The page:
Track ‘She Says She Does’ is a poker game between Jim Carroll and Lou Reed, the shock sweetened by jiving horns and vocalist/violinist Sara Syms adding grace to the battle.

This is an alternate universe’s Blues Brothers, who kept their love of classical soul, but shared a beer or twenty with Joe Strummer and played messy and murky with Patti Smith.

While the swagger is infectious, this music has heart too, huge beating bleeding wanting pounding.

There is a true sense of urban epic in these songs that match a beautiful and honest story telling, images, harsh, vivid, intensely moving, completely unforgettable, spill out of the tunes and skitter restlessly around the listener’s soul.

Already, for me, an album of the year.

Find out for yourself

http://www.thekeypartynyc.com/

Hear Darren Gaines and the Key Party on this episode of the NBT Podcast

http://nextbigthing.libsyn.com/index.php?post_id=495389

and Dune Tran on this weeks broadcast (either Thursday or Friday)

 http://nextbigthing.libsyn.com

The NBT Review 34

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BQEP – The Bloodsugars (EngineRoom Recordings)

The song glides into focus, shivery buildup then POW, a PoPManAngel floats, no, swoops down, grabs us, and now we fly, now dance in this cool indie heaven. This wicked angel sings of the Quiet of Space and we find ourselves slow dancing beneath glitter ball sparkleStars.

This then is the single, ‘’Purpose Was Again.’’

Then guilty pleasures taken, with 80s keyboard kisses, the melody flirts but the lyrics are sharp, anger wrapped in sweet shy hooks.

Cinderella drum driven, chart song tensionNfrenzy recalling  the days when MTV, showed shy daughters sway and strut with lines of highly choreographed boys behind them.

Polished and shiny sure, a gentle post punk song-craft here, allowing the harmonic dangerous to slip through, ripples of disturbance, softly softly maybe, but these songs are not fragile things.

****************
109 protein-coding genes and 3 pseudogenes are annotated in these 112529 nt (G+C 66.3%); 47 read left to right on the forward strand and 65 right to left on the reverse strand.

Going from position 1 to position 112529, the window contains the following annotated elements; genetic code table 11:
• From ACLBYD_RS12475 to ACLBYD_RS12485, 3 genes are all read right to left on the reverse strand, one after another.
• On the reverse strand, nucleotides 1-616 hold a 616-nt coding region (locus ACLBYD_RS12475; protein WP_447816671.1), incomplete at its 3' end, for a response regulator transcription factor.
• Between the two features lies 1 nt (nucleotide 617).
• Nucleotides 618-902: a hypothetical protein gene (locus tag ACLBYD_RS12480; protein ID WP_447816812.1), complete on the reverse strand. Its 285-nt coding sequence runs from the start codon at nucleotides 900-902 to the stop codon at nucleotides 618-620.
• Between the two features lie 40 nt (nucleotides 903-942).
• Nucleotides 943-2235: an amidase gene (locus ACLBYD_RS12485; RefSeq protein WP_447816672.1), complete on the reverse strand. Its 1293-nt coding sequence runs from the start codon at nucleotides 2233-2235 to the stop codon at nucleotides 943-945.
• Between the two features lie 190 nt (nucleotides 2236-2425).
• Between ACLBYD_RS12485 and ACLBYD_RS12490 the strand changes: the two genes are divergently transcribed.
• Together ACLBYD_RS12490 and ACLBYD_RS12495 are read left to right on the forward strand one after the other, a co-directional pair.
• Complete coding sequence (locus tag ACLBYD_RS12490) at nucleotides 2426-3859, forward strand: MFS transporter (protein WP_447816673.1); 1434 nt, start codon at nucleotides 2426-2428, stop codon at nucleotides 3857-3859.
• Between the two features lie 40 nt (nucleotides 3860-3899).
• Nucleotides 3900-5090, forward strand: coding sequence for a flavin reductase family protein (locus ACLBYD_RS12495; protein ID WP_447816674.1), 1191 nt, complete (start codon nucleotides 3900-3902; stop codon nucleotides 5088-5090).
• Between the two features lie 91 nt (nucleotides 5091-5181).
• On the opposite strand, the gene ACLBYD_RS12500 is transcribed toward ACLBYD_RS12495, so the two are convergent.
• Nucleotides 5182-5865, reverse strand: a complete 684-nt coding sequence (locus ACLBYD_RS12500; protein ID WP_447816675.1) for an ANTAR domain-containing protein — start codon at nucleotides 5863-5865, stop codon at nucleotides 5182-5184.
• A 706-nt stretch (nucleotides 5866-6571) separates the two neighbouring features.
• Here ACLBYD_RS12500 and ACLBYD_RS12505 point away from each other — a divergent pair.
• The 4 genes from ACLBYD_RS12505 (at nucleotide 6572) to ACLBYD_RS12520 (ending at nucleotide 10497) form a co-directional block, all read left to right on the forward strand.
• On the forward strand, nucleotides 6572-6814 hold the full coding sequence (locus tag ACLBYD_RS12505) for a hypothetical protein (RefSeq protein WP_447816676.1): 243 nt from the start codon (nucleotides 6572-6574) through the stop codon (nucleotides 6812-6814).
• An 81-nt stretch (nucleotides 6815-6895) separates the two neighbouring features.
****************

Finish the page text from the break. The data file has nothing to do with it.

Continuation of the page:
Get your sugar high here

http://thebloodsugars.com/

http://www.engineroomrecordings.com/artists.html

She’s Like A British Car – The Thromboes (CatErratic Records)

Oh its back to the garage, and just in time too, its dirty delightful here, oil stain glamour, spare part rough slinky raw rock squeezed into 3 minute nuggets.

Its Iggy meets the Yardbirds picking a fight with those freaky Monks (ironically a copy of ‘Black Monk Time’ >from 1966> fell into my hands about the same time I received ‘British car’.) Its twisted and sneering, the Troggs watching the Kingsmen, SLOUCHING around, waiting around for Punk to hit them hard.

Every tune makes you want to do that strange shuffle, where the body hardly moves but is full of poetic slinky menace.

This is music made by handsome savages sound tracking wry  17 year olds, on their brand new adventures.

This is ancient voodoo messy unapologetic , it is the return of the Junk and the Jive.

Get hooked here

http://www.myspace.com/thethromboes

Hear both these bands on this upcoming podcast Friday 12 June

http://nextbigthing.libsyn.com/

The CyberPR (Ariel Publicity)New Media Pioneer Interviews 17

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Adam Hiniker

EarCandy New York

Q:  How long have you been broadcasting/blogging?

We created Ear Candy about a year ago and recorded shows sporadically for the first nine months. It was just December that we started doing a weekly show.

Q:  In your opinion, what does a good song need to consist of?

In my opinion it has to have an edge or some very apparent emotion behind it. I don’t necessarily think a song has to be cutting edge or innovative to be great (though it helps) as long as an artist shows skill in their craft and confidence in how they deliver it.